|"Karadžić, Lead Your Serbs"|
Still from the video showing Novislav Đajić (right) and Nenad Tintor (left) playing the accordion and trumpet.
|Song by Željko Grmuša|
Remove Kebab is a phrase that originated in the online community surrounding a Serb nationalist and anti-Muslim propaganda music video from the Yugoslav Wars. The phrase has spread globally amongst Neo-Nazi groups and the alt-right as a meme which references and advocates for the ethnic cleansing of Muslims.
The song was originally called "Karadžić, Lead Your Serbs" (Serbian: Караџићу, води Србе своје / Karadžiću, vodi Srbe svoje, [ˈkaːrad͡ʒiːt͡ɕu, ˈvoːdi ˈsərbe ˈsvoːje]), but is also known as "God Is a Serb and He Will Protect Us" (Serbian: Бог је Србин и он ће нас чувати / Bog je Srbin i on će nas čuvati, [ˈboːɡ je ˈsərbin iː ˈon t͡ɕe naːs t͡ʃuːvati])[a] and "Serbia Strong". The song is better known in the rest of the world than in the Balkans, and it doesn't enjoy popularity there.
At the peak of the inter-ethnic wars of the 1990s that broke up Yugoslavia, a song called "Karadžiću, vodi Srbe svoje" (English: "Karadžić, Lead Your Serbs") was recorded in 1993. The song was composed as a morale boosting tune for Serbian forces during one of the wars. In the video of the song, the tune is performed by three males in Serbian paramilitary uniforms at a location with hilly terrain in the background. Footage of captured Muslim prisoners in wartime Serb-run internment camps are also featured in the video.
Parts of the tune attempt to instill a sense of foreboding in their opponents with lines such as "The wolves are coming – beware, Ustashe and Turks". Derogatory terms are used in the song, such as "Ustaše" in reference to nationalist Croat fighters and "Turks" for Muslim Bosniaks, with lyrics warning that Serbs, under the leadership of Radovan Karadžić, were coming for them.
The song's content celebrates Serb fighters and the killing of Bosniaks and Croats along with wartime Bosnian Serb leader Radovan Karadžić, who was on 24 March 2016 found guilty of genocide against Bosnian Muslims and crimes against humanity during the Bosnian War (part of the Yugoslav Wars). Karadžić was convicted "of persecution, extermination, deportation, forcible transfer, and murder in connection with his campaign to drive Bosnian Muslims and Croats out of villages claimed by Serb forces." On 20 March 2019, his appeal was rejected and his 40 year sentence was increased to life imprisonment. During the Bosnian War, the song was a marching anthem for nationalist Serb paramilitaries (revived "Chetniks").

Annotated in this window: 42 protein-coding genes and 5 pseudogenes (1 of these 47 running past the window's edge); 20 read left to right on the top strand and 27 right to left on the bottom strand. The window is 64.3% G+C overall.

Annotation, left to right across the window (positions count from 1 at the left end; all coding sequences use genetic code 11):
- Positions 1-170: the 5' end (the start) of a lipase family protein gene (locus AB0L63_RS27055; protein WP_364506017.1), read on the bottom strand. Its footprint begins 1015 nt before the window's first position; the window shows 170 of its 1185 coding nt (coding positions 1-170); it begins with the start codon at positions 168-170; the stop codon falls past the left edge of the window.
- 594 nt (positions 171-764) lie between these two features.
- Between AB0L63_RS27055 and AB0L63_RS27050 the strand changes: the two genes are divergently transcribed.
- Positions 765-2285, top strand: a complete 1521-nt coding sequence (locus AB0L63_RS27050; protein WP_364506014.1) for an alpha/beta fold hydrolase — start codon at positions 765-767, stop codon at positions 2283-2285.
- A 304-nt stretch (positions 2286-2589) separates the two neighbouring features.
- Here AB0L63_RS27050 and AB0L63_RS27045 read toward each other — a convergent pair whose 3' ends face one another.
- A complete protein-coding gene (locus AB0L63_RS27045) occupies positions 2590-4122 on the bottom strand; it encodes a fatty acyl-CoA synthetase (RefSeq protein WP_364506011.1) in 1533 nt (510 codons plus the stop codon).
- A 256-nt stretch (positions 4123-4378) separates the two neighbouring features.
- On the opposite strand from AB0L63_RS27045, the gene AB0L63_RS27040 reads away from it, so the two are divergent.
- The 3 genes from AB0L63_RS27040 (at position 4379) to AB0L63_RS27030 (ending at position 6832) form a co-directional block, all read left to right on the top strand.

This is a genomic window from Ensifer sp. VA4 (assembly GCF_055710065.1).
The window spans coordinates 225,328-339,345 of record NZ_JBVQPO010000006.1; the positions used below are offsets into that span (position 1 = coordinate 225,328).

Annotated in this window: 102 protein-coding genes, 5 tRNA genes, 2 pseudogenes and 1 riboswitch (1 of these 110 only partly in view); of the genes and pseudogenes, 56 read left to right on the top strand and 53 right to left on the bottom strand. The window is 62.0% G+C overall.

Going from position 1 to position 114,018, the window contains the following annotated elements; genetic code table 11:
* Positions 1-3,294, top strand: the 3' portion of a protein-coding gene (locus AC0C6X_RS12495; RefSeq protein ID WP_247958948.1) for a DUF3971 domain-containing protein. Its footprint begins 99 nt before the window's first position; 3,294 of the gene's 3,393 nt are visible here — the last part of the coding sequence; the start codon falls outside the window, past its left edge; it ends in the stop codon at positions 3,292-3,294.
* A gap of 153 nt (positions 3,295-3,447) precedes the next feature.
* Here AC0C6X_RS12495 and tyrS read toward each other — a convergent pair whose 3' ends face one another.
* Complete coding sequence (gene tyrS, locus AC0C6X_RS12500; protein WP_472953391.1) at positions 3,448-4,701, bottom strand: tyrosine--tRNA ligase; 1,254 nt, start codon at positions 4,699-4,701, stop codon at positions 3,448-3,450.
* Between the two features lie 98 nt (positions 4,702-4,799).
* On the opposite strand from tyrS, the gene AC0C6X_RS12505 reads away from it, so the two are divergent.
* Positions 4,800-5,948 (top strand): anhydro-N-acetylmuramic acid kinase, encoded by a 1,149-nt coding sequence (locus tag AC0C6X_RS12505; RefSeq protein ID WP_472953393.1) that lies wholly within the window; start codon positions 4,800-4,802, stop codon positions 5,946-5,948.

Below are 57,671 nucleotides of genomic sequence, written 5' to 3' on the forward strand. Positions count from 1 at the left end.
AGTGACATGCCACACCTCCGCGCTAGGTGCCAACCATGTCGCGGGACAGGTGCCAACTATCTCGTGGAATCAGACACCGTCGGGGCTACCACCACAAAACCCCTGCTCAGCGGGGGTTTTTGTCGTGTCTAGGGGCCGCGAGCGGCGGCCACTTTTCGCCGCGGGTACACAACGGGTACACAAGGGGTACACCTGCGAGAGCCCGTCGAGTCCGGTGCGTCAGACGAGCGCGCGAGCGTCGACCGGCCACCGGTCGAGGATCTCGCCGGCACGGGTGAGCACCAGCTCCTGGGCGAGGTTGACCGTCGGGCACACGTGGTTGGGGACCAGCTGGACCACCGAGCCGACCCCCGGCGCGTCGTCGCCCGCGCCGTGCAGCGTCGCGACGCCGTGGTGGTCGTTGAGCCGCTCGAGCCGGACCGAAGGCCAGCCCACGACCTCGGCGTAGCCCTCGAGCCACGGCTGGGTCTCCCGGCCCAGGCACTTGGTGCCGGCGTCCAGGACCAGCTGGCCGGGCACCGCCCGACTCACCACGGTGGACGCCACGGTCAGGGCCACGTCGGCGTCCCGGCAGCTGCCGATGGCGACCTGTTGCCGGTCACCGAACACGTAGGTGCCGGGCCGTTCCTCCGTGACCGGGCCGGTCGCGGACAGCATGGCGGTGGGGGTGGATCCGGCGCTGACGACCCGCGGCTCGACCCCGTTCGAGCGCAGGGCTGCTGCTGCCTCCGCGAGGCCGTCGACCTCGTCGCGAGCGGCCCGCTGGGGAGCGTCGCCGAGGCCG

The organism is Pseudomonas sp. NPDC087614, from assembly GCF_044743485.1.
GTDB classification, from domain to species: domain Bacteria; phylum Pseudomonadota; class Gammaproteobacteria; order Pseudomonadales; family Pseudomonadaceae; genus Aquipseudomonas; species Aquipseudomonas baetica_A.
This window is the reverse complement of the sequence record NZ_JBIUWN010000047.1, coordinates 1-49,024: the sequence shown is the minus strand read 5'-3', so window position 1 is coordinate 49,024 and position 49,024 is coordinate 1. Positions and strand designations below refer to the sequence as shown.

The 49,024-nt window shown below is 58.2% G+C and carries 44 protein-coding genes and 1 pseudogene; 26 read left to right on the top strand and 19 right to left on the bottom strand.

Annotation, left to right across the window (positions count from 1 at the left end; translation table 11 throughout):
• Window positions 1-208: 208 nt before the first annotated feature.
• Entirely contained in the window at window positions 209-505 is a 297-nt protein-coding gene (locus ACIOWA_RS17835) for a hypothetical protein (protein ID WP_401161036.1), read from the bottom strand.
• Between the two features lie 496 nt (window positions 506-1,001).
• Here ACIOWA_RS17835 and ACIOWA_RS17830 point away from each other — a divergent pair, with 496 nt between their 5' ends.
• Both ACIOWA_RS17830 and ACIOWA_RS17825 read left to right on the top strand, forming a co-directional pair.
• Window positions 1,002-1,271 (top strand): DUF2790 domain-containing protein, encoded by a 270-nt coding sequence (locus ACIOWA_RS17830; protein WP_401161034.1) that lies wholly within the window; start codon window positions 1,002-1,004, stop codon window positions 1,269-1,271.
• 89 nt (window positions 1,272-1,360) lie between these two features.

In 2006–2008 numerous edits of the video, originally made for the mockumentary TV show Četnovizija, were posted on the Internet, where throughout the mid-2000s many parodies of the meme mocked the video for its aggressively jingoistic nature. The meme gained popularity amongst fans of grand strategy computer games by Paradox Interactive, where it referred to the player aiming to defeat the Ottoman Empire or other Islamic nations within the game. Due to the challenge of differentiating between sarcastic and genuine hyper-nationalism surrounding the meme due to Poe's law, it was banned from Paradox Interactive's official forums.
The song's popularity rose over time with radical elements of many right-wing groups within the West. The song is far more famous in the rest of the world than in the Balkans. Novislav Đajić, the song's accordion player, has since become a widespread 4chan meme among nationalists and is called "Dat Face Soldier" or the image itself as "Remove Kebab". Đajić was convicted in Germany for his part in the murder of 14 people during the war resulting in 5 years imprisonment and deportation to another country following his jail sentence in 1997.
Academic research found that in a dataset obtained by scraping Know Your Meme in 2018, "Remove Kebab" constituted 1 of every 200 entries per community in a data set sampled for political memes. "Remove Kebab" was particularly common on Gab, a website which "attracts alt-right users, conspiracy theorists, trolls, and high volumes of hate speech".
Brenton Harrison Tarrant, the Australian gunman in the 2019 mass shootings at the Al Noor Mosque and Linwood Islamic Centre in Christchurch, New Zealand, had the phrase "Remove Kebab" written on one of his weapons. In his manifesto The Great Replacement (named after a far-right theory from France of the same name by writer Renaud Camus), he describes himself as a "Part time kebab removalist". He also livestreamed playing the song in his car mere minutes before the shooting.
Following the Christchurch mosque shootings, various videos of the song were removed from YouTube, including videos with over a million views. After that, users on the online platform re-uploaded the tune, stating that it was to "protest censorship".
In an interview following the shooting, the main singer of the song, Željko Grmuša, stated: "It is terrible what that guy did in New Zealand, of course I condemn that act. I feel sorry for all those innocent people. But he started killing and he would do that no matter what song he listened to."
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